By Dr. Steve Graham
When asked about writing when I started the doctoral program in Special Education at the University of Kansas, I had a single answer. What do you know about writing? “Not much.” Do you like to write? “Not much.” Are you a good writer? “NOT MUCH.” In fact, I was pretty certain that everyone felt the same way I did, except those people who are naturally born good writers.
The view that writers are born and not made is pretty common, as many people think that good writing is a talent. You have it or you don’t. I suspect there is a kernel of truth to this idea, but if someone asked me today if I thought this concept is valid, my answer would be: “Not Much.” Experience and research led me to value the flip side of this outlook; namely, writers are made not born.
The experience side of this formula is based on almost 40 years in the trenches as an academic writer. I wrote my first article (with my advisor Floyd Hudson) towards the end of my Doctoral program. I wrote, rewrote, sweated, and agonized over every single word. Nothing came easy, but when it was published I was very proud of it. I quickly got my comeuppance though. I shared it with some basketball buddies. They were very polite, but also very clear that they didn’t understand much of it. To make matters worse, the paper was about how to develop individual educational plans. Such a paper should have been clear even to those gym rats!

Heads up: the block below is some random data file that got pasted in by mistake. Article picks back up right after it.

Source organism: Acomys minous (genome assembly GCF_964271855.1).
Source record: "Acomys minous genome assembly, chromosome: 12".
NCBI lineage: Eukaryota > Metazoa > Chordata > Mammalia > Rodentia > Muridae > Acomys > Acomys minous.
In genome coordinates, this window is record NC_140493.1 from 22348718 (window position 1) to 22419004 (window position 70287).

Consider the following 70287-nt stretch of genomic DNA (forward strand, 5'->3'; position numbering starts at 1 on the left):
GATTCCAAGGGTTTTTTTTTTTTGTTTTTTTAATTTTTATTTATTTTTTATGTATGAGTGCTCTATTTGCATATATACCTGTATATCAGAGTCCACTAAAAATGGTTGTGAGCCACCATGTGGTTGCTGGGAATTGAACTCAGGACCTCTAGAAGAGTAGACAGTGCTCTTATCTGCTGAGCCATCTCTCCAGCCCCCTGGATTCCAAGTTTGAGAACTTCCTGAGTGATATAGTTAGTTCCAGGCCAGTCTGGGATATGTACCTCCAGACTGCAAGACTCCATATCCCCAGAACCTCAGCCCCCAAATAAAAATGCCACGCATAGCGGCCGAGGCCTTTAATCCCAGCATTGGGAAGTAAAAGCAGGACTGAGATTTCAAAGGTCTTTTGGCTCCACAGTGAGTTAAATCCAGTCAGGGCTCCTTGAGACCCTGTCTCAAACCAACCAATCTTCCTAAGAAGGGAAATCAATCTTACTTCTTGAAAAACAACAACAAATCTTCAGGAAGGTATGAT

Thank God I had a relatively thick skin or I may have persisted with my “not much” mantra. Over the years, I read and analyzed academic papers that I thought were well written and used them as a basis for much of my early writing. Before starting a first draft of a paper, I was very thoughtful about what I wanted to say and how I wanted to say it, working most of the details out in advance. Although I often found it painful, I asked others for advice about my plans and drafts. I also put what I thought was the final draft of a paper aside for a little while so I could revise it one last time with new eyes. As I became a better and more confident writer, I experimented with writing in new ways. For example, I stopped planning so much upfront. Instead, I would begin a writing project with several guiding goals and develop most of what I wanted to say as I went. My growth as a writer is not an idiosyncratic event fortunately, as I see such growth in many of my former doctoral students as they write more and more over time.
Given my initial feelings about writing, it is ironic that most of my research focuses on how to help others become better writers. From this work, what has most convinced me that writers are made not born is the work my colleagues, students, and I have done with students with special needs. Many of these children find writing extremely challenging and form negative attitudes towards it. However, when these students are taught how to write, they can make incredible gains in the overall quality of their writing, and even come to like writing (although this latter outcome is less certain).
So keep in mind, if someone says you, your child, or your students are weak writers, don’t despair – Writers are made not born.